The Advantages of Planting a Windbreak, Part II

Planting a windbreak may seem like an old fashioned idea, but it’s not all that hard — and it can save you a lot of money in the long run

As we outlined in Part I of this article on the advantages of planting a windbreak, an old-fashioned windbreak has all kinds of money-saving benefits. Of course, by now you may be thinking, “Well, sure, a windbreak is a good idea. But it takes hours of backbreaking labor, and it’s hideously expensive.”

Admittedly, planting a big, long row of trees may in fact be hard work, and it’ll take some time. But that’s what teenagers are for. And it’s not all that expensive if you buy the saplings in bulk.

Intrigued? Read on.

Your First Task

Before you get down and dirty (literally), you’ll need to design your project, and select the right type of trees or shrubs. The best designs for windbreaks consist of multiple rows staggered so they catch the wind better, though many living snow fences consist of single rows of closely-spaced evergreens.

In any case, both should be dense close to the ground but porous rather than solid higher up, so high winds won’t damage the feature itself.

To hurry the process along, choose a fast-growing native species that’s already acclimated to the local conditions. It’s even better if the species is drought tolerant, so that you don’t have to water it much. In most of the western U.S., Rocky Mountain Juniper is a good choice; bois d’arc is great for the Plains.

The Planting Itself

It’s usually safer and easier to plant your trees using a machine. However, if you elect to plant by hand, here’s the basic procedure:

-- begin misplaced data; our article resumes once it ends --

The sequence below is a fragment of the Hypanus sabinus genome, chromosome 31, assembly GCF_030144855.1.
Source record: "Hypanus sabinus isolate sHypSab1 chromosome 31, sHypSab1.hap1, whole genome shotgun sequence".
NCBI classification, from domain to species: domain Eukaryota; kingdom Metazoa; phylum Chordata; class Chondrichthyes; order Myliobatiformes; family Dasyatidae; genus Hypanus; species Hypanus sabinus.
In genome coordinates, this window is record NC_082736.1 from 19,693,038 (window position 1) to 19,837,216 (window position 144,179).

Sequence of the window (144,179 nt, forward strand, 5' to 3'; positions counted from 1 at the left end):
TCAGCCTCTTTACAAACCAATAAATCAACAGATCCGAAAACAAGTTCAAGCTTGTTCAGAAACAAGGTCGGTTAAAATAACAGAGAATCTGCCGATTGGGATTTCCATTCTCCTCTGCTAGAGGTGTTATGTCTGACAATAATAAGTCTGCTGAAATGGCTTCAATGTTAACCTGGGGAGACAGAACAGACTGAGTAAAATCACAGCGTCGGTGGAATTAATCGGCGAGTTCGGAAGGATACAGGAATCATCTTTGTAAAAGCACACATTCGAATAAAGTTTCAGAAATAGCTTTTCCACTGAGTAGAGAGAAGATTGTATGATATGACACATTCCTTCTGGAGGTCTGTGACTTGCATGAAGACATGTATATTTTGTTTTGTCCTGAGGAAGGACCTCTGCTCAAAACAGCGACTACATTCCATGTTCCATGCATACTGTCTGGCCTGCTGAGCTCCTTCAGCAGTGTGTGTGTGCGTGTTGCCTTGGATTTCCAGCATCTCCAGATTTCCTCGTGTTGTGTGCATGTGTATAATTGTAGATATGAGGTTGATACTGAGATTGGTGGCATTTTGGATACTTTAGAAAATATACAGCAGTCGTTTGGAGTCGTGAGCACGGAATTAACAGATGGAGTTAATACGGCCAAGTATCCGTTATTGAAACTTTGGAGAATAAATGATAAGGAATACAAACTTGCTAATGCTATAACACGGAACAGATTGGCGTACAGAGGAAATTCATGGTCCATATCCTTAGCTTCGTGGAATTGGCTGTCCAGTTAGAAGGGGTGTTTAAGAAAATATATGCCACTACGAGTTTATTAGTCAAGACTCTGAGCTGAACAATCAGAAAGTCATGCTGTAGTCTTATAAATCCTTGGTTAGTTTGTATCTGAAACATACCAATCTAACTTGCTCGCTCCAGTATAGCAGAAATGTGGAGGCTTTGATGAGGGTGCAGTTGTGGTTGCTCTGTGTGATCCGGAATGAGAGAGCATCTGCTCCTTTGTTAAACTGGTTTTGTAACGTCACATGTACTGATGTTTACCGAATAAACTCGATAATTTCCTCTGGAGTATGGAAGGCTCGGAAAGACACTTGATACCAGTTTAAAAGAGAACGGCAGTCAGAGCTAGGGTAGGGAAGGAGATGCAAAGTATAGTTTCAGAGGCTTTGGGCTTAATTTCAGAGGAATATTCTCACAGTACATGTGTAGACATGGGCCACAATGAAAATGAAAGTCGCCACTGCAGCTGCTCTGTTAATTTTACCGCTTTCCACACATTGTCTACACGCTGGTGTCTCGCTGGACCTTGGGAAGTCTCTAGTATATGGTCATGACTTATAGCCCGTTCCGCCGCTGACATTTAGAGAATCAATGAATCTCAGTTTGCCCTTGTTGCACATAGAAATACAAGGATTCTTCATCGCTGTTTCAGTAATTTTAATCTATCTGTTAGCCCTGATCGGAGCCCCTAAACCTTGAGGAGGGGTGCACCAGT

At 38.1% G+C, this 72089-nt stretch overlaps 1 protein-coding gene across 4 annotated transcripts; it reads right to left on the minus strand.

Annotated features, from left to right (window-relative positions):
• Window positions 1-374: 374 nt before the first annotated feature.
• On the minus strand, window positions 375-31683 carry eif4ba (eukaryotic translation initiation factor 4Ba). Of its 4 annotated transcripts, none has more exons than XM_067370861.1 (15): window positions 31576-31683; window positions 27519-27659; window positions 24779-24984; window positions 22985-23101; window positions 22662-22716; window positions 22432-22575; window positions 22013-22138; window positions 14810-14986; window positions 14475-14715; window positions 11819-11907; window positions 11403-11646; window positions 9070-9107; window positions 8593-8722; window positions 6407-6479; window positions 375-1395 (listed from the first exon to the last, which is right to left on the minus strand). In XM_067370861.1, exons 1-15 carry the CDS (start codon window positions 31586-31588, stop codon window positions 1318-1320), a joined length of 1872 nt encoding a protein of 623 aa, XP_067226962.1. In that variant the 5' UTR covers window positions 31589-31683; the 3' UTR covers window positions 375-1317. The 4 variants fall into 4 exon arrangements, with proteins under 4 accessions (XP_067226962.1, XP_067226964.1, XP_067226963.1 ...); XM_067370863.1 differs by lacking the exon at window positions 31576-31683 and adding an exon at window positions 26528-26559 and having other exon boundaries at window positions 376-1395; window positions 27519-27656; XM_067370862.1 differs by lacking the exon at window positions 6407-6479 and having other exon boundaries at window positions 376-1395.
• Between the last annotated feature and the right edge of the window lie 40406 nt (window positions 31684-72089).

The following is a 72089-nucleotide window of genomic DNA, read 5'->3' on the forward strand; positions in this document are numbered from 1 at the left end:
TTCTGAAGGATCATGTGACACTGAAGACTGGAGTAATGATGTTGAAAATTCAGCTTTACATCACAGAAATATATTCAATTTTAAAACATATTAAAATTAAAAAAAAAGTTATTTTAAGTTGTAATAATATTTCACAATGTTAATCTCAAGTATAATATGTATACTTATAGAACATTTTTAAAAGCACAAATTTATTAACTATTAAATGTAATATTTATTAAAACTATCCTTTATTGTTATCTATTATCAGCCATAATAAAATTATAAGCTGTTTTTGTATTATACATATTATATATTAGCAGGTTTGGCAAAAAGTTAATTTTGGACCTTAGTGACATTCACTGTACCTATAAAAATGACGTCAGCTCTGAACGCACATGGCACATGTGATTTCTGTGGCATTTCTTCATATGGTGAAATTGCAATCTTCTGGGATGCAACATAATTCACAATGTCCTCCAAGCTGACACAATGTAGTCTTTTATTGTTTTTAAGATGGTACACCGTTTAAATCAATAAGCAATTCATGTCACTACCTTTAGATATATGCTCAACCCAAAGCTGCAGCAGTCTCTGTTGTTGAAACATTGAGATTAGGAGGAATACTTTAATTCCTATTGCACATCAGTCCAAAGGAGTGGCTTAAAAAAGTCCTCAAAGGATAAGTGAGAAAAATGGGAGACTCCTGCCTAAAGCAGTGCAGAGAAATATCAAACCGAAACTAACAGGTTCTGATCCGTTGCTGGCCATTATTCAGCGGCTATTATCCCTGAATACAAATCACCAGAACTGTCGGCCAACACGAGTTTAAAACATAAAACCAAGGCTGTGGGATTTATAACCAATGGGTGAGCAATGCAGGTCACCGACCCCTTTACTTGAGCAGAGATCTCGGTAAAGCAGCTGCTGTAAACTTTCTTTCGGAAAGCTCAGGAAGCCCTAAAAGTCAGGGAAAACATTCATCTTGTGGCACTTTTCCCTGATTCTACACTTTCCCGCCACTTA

• Keep your saplings in a large container until you’re ready to plant them, with the roots covered by a wet material such as peat moss.
• Cut long roots back to 10 or 12 inches.
• Make the hole deep enough for all roots.
• Remove one tree at a time from the container, and only after its hole is ready.
• Keep foreign matter out of the hole.
• Place the tree in the center of the hole.
• Hold the treetop upright while working moist soil around the roots.
• Firm up the soil around the roots by hand, leaving no air spaces.
• Bring the soil level to the root collar above the first roots.

After planting is complete, you’ll need to keep a close eye on your saplings, especially for the first 3-5 years. Weed control is especially important, and irrigation may also be necessary in drought conditions.

Occasional applications of herbicide and fertilizer may also be beneficial. Also, be prepared to provide for protection against pests and livestock, and conduct periodic inspections for disease and structural damage.

Et viola — a few years later you have a snow fence, privacy hedge, or windbreak, simple as that!